Questions about the Vow of Wealth
Below are the most frequent questions I heard about the Vow of Wealth. Don’t hesitate to write me or to contribute directly to this thinking in the comments below!
Where does this Vow come from?
This Vow struck me early morning of September 7, 2009. It was a immediate shift, like if it was immediately taken and in motion. There was a before, now there is an after. A physicist would certainly call it a phase transition.
Of course there was a long inner alchemy leading up to this because of my research work on collective intelligence and free currencies, and of course because of meditation. This Vow is the result of an intellectual and spiritual journey.
What are the steps to get to the practical application of this Vow?
This Vow implies that I transition from conventional money towards free currencies (or whatever name the future will come with). Such a transition goes through many steps and faces many obstacles. Also it cannot be the fruit of a lonely work. Migrating towards free currencies is in and by itself a collective journey.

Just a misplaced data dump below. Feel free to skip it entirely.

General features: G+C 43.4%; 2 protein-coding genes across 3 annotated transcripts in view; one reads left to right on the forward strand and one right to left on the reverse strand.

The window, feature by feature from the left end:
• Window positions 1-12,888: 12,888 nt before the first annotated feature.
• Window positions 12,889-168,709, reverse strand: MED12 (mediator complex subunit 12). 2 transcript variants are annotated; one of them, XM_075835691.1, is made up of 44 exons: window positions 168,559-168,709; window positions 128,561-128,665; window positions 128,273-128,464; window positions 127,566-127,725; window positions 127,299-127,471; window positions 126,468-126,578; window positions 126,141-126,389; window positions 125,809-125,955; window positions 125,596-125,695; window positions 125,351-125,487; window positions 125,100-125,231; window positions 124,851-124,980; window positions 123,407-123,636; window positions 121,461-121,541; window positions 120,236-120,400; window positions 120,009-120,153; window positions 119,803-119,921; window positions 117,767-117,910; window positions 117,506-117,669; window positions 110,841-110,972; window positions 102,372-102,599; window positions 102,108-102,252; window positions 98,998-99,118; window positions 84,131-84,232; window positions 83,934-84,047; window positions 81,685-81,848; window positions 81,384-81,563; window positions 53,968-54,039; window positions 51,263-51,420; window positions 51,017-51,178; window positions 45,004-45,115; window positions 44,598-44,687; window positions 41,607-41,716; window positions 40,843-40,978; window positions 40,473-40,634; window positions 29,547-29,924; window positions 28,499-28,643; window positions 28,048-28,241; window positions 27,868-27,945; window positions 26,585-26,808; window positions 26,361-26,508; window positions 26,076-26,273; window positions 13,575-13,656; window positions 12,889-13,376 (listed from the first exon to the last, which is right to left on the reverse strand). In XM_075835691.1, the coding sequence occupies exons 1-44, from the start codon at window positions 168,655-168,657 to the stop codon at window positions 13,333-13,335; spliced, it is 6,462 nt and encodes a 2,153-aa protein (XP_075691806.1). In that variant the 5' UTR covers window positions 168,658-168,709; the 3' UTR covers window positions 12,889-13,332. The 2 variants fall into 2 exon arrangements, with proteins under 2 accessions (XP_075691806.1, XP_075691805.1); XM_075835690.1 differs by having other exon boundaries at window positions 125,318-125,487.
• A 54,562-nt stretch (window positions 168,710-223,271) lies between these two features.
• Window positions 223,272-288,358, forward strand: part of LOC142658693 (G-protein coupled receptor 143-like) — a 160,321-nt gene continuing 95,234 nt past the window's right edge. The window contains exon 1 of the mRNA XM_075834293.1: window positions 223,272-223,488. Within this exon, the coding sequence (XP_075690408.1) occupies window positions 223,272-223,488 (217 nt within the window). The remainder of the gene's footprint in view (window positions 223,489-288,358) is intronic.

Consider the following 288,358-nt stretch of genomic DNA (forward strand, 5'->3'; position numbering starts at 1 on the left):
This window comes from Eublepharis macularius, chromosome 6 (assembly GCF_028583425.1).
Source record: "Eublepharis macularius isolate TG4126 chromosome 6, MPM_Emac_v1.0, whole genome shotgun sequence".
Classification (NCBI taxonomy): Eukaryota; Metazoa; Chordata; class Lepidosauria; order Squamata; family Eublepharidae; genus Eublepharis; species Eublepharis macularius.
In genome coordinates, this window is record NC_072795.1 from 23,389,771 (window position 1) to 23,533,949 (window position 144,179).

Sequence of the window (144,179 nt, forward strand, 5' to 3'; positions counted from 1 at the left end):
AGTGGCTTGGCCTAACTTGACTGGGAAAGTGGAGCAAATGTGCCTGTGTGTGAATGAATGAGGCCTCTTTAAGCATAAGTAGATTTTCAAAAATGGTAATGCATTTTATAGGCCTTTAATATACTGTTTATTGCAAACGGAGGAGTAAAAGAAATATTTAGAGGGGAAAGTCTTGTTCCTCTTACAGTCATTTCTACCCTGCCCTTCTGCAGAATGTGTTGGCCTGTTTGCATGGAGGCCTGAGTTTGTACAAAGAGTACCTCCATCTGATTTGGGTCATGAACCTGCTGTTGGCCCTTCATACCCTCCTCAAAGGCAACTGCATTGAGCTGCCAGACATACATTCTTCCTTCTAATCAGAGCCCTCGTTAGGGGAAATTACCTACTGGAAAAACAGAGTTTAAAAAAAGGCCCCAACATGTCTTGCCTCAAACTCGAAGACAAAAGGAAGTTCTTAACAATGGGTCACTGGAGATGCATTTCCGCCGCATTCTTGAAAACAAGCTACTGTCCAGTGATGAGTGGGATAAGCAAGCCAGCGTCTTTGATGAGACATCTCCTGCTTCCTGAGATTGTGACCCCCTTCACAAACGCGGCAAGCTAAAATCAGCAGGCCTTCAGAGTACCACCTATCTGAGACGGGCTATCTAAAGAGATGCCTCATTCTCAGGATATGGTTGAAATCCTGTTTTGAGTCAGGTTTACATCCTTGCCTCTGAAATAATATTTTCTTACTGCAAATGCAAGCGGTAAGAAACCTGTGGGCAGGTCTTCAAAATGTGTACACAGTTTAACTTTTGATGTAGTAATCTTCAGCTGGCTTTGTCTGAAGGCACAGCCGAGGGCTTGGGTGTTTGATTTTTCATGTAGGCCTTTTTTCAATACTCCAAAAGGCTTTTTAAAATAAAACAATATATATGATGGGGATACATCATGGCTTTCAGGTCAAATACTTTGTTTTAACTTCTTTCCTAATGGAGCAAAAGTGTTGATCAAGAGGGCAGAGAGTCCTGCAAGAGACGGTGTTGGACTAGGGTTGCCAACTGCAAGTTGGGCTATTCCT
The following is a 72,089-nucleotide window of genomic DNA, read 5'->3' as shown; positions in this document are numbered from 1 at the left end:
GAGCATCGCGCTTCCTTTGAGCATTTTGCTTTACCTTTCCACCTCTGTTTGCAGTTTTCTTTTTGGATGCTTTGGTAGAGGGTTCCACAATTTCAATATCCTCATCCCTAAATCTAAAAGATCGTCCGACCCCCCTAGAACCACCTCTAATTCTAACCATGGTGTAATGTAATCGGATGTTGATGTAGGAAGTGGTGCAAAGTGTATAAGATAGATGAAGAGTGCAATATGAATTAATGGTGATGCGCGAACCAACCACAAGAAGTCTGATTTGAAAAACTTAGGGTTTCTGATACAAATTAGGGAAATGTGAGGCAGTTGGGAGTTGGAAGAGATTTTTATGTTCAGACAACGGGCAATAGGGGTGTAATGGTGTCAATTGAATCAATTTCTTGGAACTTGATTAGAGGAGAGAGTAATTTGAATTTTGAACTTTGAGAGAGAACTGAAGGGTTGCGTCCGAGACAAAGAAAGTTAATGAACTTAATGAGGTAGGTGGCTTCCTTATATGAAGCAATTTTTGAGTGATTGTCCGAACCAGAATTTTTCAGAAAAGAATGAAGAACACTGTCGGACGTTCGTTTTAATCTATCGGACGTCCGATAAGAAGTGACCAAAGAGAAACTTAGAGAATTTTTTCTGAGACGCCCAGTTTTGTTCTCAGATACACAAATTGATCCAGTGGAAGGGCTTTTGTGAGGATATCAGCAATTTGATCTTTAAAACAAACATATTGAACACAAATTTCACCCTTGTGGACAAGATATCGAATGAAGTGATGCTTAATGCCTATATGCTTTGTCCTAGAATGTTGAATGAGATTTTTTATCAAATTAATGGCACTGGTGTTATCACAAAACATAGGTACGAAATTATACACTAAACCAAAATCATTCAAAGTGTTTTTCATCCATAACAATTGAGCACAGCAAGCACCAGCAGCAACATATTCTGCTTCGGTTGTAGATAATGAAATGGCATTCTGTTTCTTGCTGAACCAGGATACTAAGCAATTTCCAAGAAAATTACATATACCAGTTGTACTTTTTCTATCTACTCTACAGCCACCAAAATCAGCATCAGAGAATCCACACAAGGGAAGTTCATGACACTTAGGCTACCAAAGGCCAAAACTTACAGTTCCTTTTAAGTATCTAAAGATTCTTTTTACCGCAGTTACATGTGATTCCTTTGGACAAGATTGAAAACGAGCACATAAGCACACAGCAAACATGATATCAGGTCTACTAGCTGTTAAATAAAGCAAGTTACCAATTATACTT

What are you trying to achieve?
Because of my research work on collective intelligence, I quickly came to understand that we can’t advocate synergy, sharing, unity on the one hand, and on the other hand we keep using a monetary system based on scarcity that stimulates competition and predation. This was an eye opener: the economy, and more particularly the monetary system on which it relies, are at the heart of collective intelligence. My research work quickly placed me in front of this evidence that it is perfectly possible to create fair, controlled by civil society, transparent, plural, monetary system that represent the real economy. It is the ignorance and obscurantism of our times that keep us from doing it.
Ideas had to come in motion. On the external side, we are now more and more to build the technical infrastructure of this new economy. On the inner journey, I don’t see how I can explore and open new paths if I don’t extract myself from the present system. As far as I know this is the only way I can understand the psychological potency that money has on human psyche, and to see how we can free ourselves from it. Leaving money places me more and more in vital threat in a society where everything has to be bought, including the most basic universal needs such as food and shelter. Look at the popular expression “to earn a living”. It is accepted by everyone. Doesn’t it show this absolute violence? Doesn’t it implicitly say that the right to live to is not acquired at birth but has to be conquered within a warmongering vision of the world? We don’t realize how much common language carries archaic ideologies that are as much violent as they are false.
Are you a social activist?
No. I don’t take this Vow because of social activism. It came because of my spiritual journey, and because my nature is to be an explorer.
What are you fighting against?